Olli Ollibanner

As a chubby thirty year old with the athleticism of a sloth and the cool-factor of a professional chess player, your humble writer will never be seen on a skateboard down at the local skateboarding-park-thingy. That's a reality of life, but video games are all about fantasy, so it's possible for even the least trendy of individuals to pull off sick stunts - we think that's right - and generally pretend to be down with the kids; hooray for gaming.

OlliOlli from Roll7 was quite the sleeper hit on PSN, particularly the Indie-friendly Vita - with the sequel now skating onto Sony platforms those with Nintendo hardware are at least getting to enjoy some of the fun, with Curve Digital porting the original to both Wii U and 3DS. Arriving on 5th March with cross-buy included, for one price you'll be able to enjoy this on the go or in HD at home; saves won't be cross-platform, though, but we should be grateful for the eShop's baby-steps.

On a recent visit to Curve Digital's HQ in London we gave both of the upcoming releases a whirl, and our impressions on both were certainly positive; in fact, they feel rather distinct in their own ways.


As an introduction to those new to OlliOlli, it's a 2D sidescroller with crisp pixel-based visuals, and it's a title that's rather challenging - through an impressive range of combos and moves you'll need to engage your brain and have your thumbs at their twitchy best. Always skating to the right, this is a game of momentum - you use the Circle Pad, two face buttons and a shoulder button, but within those inputs are a daunting range of moves.

The focus is on take offs, rapid combinations while in the air or grinding on rails, and then wrapping it all up with a clean landing. It's difficult even in early stages, and with unlock requirements to move on - not to mention tricky 'perfect' requirements - it rapidly becomes quite a challenge. In some cases you're mastering specific moves, and in others simply trying to rack up combos.

The key to this title is slick 60fps performance, due to the twitch reactions it demands, and it delivers this on both Wii U and 3DS. On the Wii U it looks as it does on PS4, to our eyes - HD with chunky, appealing visuals. On 3DS there's a surprising difference in that the viewpoint is actually a little further out, giving you a slightly wider viewing angle. Though this makes the skater a little smaller, we actually rather liked the effect and, importantly, it rocks along at 60fps. It's worth noting, however, that just like the recent port of Titan Attacks it's 2D-only on the portable; this is rather disappointing, especially as this is a game with parallax scrolling that seems ready-made for 3D. We were told this was simply due to technical practicalities that would have added a fair amount to the development time.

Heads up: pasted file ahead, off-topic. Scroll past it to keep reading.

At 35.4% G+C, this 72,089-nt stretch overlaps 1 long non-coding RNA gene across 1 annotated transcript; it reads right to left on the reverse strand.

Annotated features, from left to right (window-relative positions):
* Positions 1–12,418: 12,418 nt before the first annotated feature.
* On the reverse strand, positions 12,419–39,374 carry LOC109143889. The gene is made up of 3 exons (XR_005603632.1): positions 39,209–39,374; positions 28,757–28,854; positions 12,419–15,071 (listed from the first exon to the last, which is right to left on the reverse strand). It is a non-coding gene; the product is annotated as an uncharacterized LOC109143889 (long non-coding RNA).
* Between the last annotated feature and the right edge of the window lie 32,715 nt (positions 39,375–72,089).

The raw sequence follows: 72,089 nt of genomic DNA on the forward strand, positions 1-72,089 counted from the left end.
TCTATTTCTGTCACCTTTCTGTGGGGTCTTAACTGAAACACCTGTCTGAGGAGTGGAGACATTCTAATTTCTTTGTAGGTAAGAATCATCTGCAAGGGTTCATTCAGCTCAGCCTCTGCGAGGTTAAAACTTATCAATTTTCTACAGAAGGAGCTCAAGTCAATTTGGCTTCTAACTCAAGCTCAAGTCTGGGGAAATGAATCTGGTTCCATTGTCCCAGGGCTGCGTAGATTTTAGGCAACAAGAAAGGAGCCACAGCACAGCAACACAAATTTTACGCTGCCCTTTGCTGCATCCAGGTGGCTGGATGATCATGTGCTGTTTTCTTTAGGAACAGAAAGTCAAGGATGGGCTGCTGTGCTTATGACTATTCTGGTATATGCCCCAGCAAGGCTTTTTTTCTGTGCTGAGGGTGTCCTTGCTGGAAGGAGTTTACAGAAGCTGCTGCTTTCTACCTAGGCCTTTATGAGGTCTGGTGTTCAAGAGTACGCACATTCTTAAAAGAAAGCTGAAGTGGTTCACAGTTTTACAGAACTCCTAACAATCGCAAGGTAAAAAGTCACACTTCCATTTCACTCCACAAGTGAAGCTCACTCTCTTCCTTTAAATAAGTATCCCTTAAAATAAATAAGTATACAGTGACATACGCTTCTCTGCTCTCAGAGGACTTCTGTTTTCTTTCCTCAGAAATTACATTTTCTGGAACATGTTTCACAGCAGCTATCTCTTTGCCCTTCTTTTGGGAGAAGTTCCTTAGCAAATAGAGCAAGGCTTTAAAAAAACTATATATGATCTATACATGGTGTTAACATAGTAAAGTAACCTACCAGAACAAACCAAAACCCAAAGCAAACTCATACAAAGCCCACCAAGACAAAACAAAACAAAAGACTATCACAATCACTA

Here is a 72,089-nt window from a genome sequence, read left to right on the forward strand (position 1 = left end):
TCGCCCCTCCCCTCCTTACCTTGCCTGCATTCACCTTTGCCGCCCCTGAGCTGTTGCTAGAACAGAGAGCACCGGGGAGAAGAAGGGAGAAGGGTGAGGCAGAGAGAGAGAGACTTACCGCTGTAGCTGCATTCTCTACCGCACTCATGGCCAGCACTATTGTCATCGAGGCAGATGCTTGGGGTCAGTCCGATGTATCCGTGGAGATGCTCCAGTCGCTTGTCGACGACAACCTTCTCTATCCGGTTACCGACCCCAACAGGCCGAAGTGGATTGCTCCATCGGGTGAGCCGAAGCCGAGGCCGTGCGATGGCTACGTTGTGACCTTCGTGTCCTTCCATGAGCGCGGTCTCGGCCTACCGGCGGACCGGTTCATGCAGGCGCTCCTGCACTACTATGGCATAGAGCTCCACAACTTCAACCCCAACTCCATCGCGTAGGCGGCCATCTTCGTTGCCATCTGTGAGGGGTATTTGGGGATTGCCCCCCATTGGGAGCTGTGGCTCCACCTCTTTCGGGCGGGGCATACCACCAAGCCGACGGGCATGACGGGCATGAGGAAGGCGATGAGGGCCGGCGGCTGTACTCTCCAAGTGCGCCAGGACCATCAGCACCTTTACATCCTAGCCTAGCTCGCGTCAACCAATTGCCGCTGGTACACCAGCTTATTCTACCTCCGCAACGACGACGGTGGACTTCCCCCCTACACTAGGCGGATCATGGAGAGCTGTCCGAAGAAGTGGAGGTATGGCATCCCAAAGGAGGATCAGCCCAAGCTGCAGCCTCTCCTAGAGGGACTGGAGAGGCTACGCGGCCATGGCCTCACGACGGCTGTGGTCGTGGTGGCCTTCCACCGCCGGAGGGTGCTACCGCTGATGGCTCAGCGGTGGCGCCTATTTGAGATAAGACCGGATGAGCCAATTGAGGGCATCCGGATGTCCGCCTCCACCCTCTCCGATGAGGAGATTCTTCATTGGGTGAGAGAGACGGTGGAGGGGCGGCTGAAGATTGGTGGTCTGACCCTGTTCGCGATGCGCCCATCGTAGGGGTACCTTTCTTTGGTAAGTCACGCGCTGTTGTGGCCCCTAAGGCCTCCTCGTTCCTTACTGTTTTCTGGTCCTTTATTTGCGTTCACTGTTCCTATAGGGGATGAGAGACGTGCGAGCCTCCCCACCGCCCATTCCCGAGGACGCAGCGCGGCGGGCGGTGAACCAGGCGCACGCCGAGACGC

That's a disappointment, but we found ourselves enjoying OlliOlli more on the 3DS, much like we prefer this game on Vita over PS4. With the controller and output being integrated in a portable that split-second reaction feels more immediate on the handheld, and switching from that to the console version meant we had to adjust our reaction times and inputs to account for that inevitable tiny input lag to the TV. With most games it's irrelevant, but we noticed it here - just as per Vita to PS4, as mentioned above; it's just a matter of adjustment, however, and both versions perform admirably. From an aesthetic perspective it'll be understandable for many to prefer a HD output on a big-screen TV.

As for features specific to Wii U and 3DS, there is one key use of the second screen - whether the touchscreen on 3DS or the GamePad. The available moves are always displayed on the bottom screen, so between rounds it's a convenient option to look up a specific trick; considering a tumble prompts a quick restart that you kick off, it's certainly useful to look down between attempts and double check a move.


OlliOlli was critically acclaimed on PSN with good reason, and we're pretty confident that Nintendo gamers will get drawn in. As we've said above, the key requirements are momentum and quick reflexes, with some tricks requiring half circles reminiscent of Street Fighter II specials. It's a title for skilful gamers, and chasing high scores and better star rankings across the many stages included is all setup to cater to the obsessive nature in all of us. Both versions will also host a daily challenge in which you have one attempt to set a high score, and online leaderboards seem to be present. Aside from missing 3D, these seem to be quality ports that have the full feature-set of the original releases.

OlliOlli comes out in Europe and North America - with cross-buy - on 5th March for £7.99 / $9.99 / €9.99; based on our time with it so far, it'll be well worth a look.